Wenonah Fire Lecture Featured at Museum
Second Saturday Lecture by Robert Davey Was Standing Room Only
January 15, 2012
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By: Stephen Kent
Could the fire have been prevented? Could the loss of ten lives and the injury to so many more been lessened? These were some of the questions raised at the Bay County Historical Society's "Second Saturday" lecture on the Wenonah Fire on December 10, 1977.
was not at the fire, but the 30 year veteran fire fighter and battalion chief knows about fires and has made a study of the Wenonah fire. Piecing together dispatch recordings, reports from firemen, local and state police and the news, he has become an expert on one of the most famous fires in recent Bay City history.
On the Second Saturday of each month the Museum presents a lecture about some event in Bay City or Michigan history. This Saturday's event was standing room only. People were even turned away at the door. "Since we're talking about a Fire, we should obey the Fire Marshall's rules" said volunteer Judy Jeffers in her introduction.
Announcing the lecture, the Museum's e-mailed newsletter said:
"Built in 1907 the Wenonah Hotel was the center of Bay City's business and social life. It boasted 400 rooms and such amenities as a barbershop, cigar store and writing room, and was regarded as a premier lodging place. In later years it became home to apartment dwellers and housed several downtown businesses." Prior to construction of the Wenonah, the Fraser House, which burned around 1908, stood on the property.
44 historic Bay City Times photos
illustrated Davey's talk
By the time of the fire the hotel has seen its best days. As Davey noted, there were many hazards in the building that was advertised on opening as "the only completely fire proof hotel west of New York". The structure was almost completely concrete and masonry, although the roof was made of wood. Additions, remodeling, and furnishing added over the years left the fireproof claim a fiction.
In 1968 the old hotel was purchased in a public auction for $285,000. The structure was converted to apartments and housed generally low income and subsidized residents.
The fire broke out on a cold December day. The temperature was nine degrees with a north wind. The roads were reported as extremely slippery and there had been seven inches of snow the night before.
People later reported that at 7:00 the lights in the hotel flickered.
By 7:15 people reported seeing a fire but nobody called it in.
At 7:44 someone called the police about a "disturbance" in the second floor hall. Two officers were dispatched in separate cars.
At this point Davey played the recording of the actual radio traffic as the fire was seen by the officers. The audience was riveted as they listened to the radio conversation and the words "You better send everything you got cause it's really going".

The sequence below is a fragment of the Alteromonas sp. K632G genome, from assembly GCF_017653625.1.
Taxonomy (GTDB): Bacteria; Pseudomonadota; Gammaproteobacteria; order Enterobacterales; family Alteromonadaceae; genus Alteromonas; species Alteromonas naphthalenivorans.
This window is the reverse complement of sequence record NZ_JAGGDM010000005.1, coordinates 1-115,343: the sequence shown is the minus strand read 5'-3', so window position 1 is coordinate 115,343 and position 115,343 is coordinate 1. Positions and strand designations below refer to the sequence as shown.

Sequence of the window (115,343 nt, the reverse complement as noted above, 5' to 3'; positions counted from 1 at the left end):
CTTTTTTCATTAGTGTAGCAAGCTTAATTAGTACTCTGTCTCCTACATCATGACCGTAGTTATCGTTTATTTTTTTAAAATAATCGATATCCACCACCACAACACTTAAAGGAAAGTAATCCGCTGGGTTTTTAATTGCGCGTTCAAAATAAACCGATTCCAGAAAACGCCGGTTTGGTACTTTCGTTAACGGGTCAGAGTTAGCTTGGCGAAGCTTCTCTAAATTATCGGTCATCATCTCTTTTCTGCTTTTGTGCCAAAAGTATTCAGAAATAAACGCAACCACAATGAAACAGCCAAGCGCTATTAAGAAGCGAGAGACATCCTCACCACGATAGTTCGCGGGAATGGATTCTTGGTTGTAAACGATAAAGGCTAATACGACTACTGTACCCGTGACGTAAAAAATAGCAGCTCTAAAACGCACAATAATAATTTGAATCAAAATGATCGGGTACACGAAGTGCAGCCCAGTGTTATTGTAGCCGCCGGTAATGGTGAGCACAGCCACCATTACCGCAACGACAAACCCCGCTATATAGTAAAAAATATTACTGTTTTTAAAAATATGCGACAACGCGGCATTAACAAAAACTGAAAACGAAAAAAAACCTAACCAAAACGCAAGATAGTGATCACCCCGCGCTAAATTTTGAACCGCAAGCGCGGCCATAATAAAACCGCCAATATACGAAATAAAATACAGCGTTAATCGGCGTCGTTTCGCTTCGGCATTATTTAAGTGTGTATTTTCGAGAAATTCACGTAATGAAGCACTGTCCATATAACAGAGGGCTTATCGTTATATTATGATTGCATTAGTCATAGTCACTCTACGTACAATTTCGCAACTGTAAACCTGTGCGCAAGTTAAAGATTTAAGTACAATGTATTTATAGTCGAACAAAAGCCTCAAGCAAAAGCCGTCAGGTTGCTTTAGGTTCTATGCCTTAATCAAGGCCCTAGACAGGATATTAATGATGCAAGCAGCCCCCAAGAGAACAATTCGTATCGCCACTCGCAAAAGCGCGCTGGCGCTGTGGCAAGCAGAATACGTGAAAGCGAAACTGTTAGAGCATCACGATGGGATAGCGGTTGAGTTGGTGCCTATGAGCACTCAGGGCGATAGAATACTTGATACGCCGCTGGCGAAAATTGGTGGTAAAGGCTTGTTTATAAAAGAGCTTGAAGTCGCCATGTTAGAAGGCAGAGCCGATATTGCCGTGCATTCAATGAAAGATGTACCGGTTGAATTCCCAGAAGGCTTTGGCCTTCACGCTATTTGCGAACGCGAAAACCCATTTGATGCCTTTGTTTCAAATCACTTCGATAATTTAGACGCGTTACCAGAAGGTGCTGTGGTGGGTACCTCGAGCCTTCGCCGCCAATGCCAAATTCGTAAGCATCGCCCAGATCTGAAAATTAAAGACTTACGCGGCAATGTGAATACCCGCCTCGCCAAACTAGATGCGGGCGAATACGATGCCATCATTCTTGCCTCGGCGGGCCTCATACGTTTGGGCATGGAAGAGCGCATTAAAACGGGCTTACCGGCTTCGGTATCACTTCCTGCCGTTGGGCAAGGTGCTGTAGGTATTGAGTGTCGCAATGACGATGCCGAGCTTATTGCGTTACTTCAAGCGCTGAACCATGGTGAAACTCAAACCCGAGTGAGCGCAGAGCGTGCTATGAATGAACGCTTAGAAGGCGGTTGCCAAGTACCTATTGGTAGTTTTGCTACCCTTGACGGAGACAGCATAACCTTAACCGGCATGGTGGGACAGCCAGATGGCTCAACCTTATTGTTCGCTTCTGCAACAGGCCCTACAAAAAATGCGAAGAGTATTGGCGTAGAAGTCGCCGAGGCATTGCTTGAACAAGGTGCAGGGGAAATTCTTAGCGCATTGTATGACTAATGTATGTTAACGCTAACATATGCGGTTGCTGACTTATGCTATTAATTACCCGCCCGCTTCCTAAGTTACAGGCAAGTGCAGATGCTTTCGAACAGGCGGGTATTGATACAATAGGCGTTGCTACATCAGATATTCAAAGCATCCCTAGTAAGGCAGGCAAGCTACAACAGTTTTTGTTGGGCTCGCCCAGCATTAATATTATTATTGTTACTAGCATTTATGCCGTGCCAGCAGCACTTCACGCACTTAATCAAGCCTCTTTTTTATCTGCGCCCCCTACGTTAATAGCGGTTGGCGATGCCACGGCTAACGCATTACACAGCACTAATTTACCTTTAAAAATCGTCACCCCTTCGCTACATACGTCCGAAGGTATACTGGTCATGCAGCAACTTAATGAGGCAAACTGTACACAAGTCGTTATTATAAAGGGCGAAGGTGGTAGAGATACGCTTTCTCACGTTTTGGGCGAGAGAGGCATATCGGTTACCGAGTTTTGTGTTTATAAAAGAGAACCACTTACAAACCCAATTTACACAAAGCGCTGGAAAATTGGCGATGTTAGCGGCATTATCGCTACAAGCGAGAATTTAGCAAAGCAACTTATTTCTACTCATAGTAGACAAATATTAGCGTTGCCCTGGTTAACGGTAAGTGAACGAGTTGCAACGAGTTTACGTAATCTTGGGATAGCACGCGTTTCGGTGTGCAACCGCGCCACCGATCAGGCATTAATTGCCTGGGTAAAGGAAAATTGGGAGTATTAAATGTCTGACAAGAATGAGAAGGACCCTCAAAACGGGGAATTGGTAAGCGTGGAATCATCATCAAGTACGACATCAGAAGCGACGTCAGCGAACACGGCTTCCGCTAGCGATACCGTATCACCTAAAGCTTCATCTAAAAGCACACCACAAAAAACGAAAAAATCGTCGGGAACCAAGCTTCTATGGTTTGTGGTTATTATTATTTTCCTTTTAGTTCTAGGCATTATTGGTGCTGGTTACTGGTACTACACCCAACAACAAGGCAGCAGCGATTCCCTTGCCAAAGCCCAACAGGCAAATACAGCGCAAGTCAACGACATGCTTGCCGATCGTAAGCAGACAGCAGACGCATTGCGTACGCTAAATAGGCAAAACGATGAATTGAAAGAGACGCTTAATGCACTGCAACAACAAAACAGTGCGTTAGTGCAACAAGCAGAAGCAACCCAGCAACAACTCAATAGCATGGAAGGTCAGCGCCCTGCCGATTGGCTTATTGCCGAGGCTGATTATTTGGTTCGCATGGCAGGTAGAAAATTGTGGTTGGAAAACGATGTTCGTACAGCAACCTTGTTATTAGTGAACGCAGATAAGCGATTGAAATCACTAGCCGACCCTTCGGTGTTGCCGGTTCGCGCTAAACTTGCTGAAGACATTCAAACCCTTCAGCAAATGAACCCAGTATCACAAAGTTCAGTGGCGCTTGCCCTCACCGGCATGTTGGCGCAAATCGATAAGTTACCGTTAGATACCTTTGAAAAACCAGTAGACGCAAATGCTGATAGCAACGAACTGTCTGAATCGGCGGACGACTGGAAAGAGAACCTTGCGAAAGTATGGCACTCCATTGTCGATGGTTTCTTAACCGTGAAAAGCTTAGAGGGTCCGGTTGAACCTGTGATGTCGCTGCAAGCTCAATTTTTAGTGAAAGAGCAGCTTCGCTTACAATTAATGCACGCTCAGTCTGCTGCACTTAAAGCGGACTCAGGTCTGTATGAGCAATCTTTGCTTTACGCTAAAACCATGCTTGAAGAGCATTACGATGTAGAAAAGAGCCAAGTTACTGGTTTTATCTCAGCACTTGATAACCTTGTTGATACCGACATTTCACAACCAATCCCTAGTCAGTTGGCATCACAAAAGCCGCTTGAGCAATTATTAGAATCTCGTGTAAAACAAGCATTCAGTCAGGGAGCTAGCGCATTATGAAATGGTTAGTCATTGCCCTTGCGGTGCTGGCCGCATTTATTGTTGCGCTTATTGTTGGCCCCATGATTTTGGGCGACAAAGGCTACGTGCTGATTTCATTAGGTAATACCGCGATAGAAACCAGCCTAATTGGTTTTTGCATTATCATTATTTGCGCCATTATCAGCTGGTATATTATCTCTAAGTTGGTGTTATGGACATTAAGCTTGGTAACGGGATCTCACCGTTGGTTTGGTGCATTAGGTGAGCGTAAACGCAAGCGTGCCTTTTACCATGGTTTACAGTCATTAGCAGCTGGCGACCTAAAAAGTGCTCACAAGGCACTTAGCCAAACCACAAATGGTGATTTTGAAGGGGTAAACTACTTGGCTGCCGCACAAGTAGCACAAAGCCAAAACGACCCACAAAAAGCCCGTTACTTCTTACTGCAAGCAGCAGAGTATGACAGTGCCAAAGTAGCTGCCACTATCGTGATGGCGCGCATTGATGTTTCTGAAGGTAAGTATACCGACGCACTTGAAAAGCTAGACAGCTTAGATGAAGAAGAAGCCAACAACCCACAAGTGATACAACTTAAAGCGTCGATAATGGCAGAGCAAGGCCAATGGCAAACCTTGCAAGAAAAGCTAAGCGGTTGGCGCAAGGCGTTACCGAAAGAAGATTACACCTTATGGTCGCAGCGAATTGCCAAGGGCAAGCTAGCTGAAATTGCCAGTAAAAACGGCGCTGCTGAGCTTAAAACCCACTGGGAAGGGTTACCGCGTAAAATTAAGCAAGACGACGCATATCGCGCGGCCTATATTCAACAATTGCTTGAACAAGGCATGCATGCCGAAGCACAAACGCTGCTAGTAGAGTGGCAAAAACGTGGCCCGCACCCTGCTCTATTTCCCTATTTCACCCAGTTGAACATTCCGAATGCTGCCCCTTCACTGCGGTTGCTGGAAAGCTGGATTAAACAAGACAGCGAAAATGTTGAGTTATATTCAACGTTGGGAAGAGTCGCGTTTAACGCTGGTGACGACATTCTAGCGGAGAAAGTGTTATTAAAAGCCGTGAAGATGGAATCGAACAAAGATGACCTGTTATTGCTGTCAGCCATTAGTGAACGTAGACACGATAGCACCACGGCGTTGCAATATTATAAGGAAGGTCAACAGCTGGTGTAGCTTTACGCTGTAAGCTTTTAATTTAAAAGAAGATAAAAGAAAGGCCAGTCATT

There were 23 firemen on duty that day. By comparison there are 9 men with less equipment in Bay City today. All equipment from Bay City was used. Bell Telephone bucket trucks, tree service bucket trucks and other equipment was pressed into service. Saginaw responded and manned Station 1 and even fought a house fire. Chiefs from Midland and Bangor were on the scene volunteering help.
Jim Smith was living at the Wenonah
on the day of the fire.
The first effort was to save as many lives as possible. Some people jumped from as high as the forth floor, others waited for help. Snow, frozen roads, and the structure itself, with open stairs, flammable floor covering, cheap paneling and easily burned contents complicated the historic fight.
"Saving human lives was exactly the right thing to do first", said Davey. But the result was that the fire just got that much ahead of the game. By the time the men were fighting the fire it was fully involved. A police helicopter reported the fire breaking through the roof and men were pulled out to fight the fire from the outside.
Attending the lecture were three former Bay City Fire Marshals, people who had been at the fire, one resident of the hotel at the time, and relatives of firefighters. These people injected a number of comments and identified people in the 44 historic photos that Davey used to illustrate the talk.
The Museum and Historical Society preserves the history of the Bay Area and has been doing so over 135 years. Members receive many benefits besides supporting the organization. For more information and to subscribe to the newsletter visit
A standing room only crowd listened to the Wenonah Hotel fire lecture.
History Article 06655
Steve Kent and his family have lived in Bay City for 30 years. He is VP of Technical Services at MMCC which produces MyBayCity.Com. Kent is active in many Bay City civic organizations.
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